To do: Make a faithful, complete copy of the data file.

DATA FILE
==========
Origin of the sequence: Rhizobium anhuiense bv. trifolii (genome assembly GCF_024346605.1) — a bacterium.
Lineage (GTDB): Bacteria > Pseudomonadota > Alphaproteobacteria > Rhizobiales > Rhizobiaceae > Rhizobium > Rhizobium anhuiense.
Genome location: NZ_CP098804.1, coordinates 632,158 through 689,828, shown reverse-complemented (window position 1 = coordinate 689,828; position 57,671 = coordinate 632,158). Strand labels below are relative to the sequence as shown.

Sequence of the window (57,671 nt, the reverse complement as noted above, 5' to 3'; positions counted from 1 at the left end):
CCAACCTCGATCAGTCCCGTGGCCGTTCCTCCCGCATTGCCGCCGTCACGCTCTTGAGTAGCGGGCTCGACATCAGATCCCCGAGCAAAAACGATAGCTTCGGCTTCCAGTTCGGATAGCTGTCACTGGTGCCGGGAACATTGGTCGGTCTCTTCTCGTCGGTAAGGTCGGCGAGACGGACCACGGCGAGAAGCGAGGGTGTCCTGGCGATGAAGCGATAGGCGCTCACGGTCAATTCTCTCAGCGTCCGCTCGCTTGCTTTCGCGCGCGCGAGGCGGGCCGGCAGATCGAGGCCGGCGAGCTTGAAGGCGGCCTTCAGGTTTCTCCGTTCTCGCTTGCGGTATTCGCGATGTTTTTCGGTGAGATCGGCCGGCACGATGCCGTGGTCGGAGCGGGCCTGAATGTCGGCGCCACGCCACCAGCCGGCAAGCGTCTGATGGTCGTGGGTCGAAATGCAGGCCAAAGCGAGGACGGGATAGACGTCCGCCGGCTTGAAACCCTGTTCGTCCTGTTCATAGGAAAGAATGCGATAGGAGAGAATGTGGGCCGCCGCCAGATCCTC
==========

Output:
Origin of the sequence: Rhizobium anhuiense bv. trifolii (genome assembly GCF_024346605.1) — a bacterium.
Lineage (GTDB): Bacteria > Pseudomonadota > Alphaproteobacteria > Rhizobiales > Rhizobiaceae > Rhizobium > Rhizobium anhuiense.
Genome location: NZ_CP098804.1, coordinates 632,158 through 689,828, shown reverse-complemented (window position 1 = coordinate 689,828; position 57,671 = coordinate 632,158). Strand labels below are relative to the sequence as shown.

Sequence of the window (57,671 nt, the reverse complement as noted above, 5' to 3'; positions counted from 1 at the left end):
CCAACCTCGATCAGTCCCGTGGCCGTTCCTCCCGCATTGCCGCCGTCACGCTCTTGAGTAGCGGGCTCGACATCAGATCCCCGAGCAAAAACGATAGCTTCGGCTTCCAGTTCGGATAGCTGTCACTGGTGCCGGGAACATTGGTCGGTCTCTTCTCGTCGGTAAGGTCGGCGAGACGGACCACGGCGAGAAGCGAGGGTGTCCTGGCGATGAAGCGATAGGCGCTCACGGTCAATTCTCTCAGCGTCCGCTCGCTTGCTTTCGCGCGCGCGAGGCGGGCCGGCAGATCGAGGCCGGCGAGCTTGAAGGCGGCCTTCAGGTTTCTCCGTTCTCGCTTGCGGTATTCGCGATGTTTTTCGGTGAGATCGGCCGGCACGATGCCGTGGTCGGAGCGGGCCTGAATGTCGGCGCCACGCCACCAGCCGGCAAGCGTCTGATGGTCGTGGGTCGAAATGCAGGCCAAAGCGAGGACGGGATAGACGTCCGCCGGCTTGAAACCCTGTTCGTCCTGTTCATAGGAAAGAATGCGATAGGAGAGAATGTGGGCCGCCGCCAGATCCTC